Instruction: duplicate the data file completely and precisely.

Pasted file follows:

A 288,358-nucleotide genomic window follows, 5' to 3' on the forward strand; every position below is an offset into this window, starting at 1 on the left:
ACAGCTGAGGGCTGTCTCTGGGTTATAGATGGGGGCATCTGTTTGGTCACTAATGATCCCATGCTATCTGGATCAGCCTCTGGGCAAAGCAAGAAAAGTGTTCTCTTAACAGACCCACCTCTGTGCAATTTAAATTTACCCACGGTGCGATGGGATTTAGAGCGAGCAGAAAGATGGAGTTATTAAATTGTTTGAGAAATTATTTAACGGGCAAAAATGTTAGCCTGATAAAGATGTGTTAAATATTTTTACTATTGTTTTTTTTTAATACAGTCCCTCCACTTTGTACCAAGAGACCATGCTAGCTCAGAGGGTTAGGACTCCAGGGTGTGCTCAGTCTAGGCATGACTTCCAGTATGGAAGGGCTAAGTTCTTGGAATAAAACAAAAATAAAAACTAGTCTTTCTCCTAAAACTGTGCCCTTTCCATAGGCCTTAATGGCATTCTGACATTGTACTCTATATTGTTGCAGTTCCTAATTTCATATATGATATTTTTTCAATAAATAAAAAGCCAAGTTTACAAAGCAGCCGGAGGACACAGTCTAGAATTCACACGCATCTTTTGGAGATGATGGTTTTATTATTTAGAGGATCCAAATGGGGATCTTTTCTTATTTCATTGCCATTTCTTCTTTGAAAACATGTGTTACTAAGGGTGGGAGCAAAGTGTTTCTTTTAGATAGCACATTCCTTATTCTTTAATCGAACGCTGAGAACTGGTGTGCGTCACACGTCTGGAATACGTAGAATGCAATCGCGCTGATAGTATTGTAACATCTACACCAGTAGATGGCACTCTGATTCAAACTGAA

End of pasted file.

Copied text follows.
A 288,358-nucleotide genomic window follows, 5' to 3' on the forward strand; every position below is an offset into this window, starting at 1 on the left:
ACAGCTGAGGGCTGTCTCTGGGTTATAGATGGGGGCATCTGTTTGGTCACTAATGATCCCATGCTATCTGGATCAGCCTCTGGGCAAAGCAAGAAAAGTGTTCTCTTAACAGACCCACCTCTGTGCAATTTAAATTTACCCACGGTGCGATGGGATTTAGAGCGAGCAGAAAGATGGAGTTATTAAATTGTTTGAGAAATTATTTAACGGGCAAAAATGTTAGCCTGATAAAGATGTGTTAAATATTTTTACTATTGTTTTTTTTTAATACAGTCCCTCCACTTTGTACCAAGAGACCATGCTAGCTCAGAGGGTTAGGACTCCAGGGTGTGCTCAGTCTAGGCATGACTTCCAGTATGGAAGGGCTAAGTTCTTGGAATAAAACAAAAATAAAAACTAGTCTTTCTCCTAAAACTGTGCCCTTTCCATAGGCCTTAATGGCATTCTGACATTGTACTCTATATTGTTGCAGTTCCTAATTTCATATATGATATTTTTTCAATAAATAAAAAGCCAAGTTTACAAAGCAGCCGGAGGACACAGTCTAGAATTCACACGCATCTTTTGGAGATGATGGTTTTATTATTTAGAGGATCCAAATGGGGATCTTTTCTTATTTCATTGCCATTTCTTCTTTGAAAACATGTGTTACTAAGGGTGGGAGCAAAGTGTTTCTTTTAGATAGCACATTCCTTATTCTTTAATCGAACGCTGAGAACTGGTGTGCGTCACACGTCTGGAATACGTAGAATGCAATCGCGCTGATAGTATTGTAACATCTACACCAGTAGATGGCACTCTGATTCAAACTGAA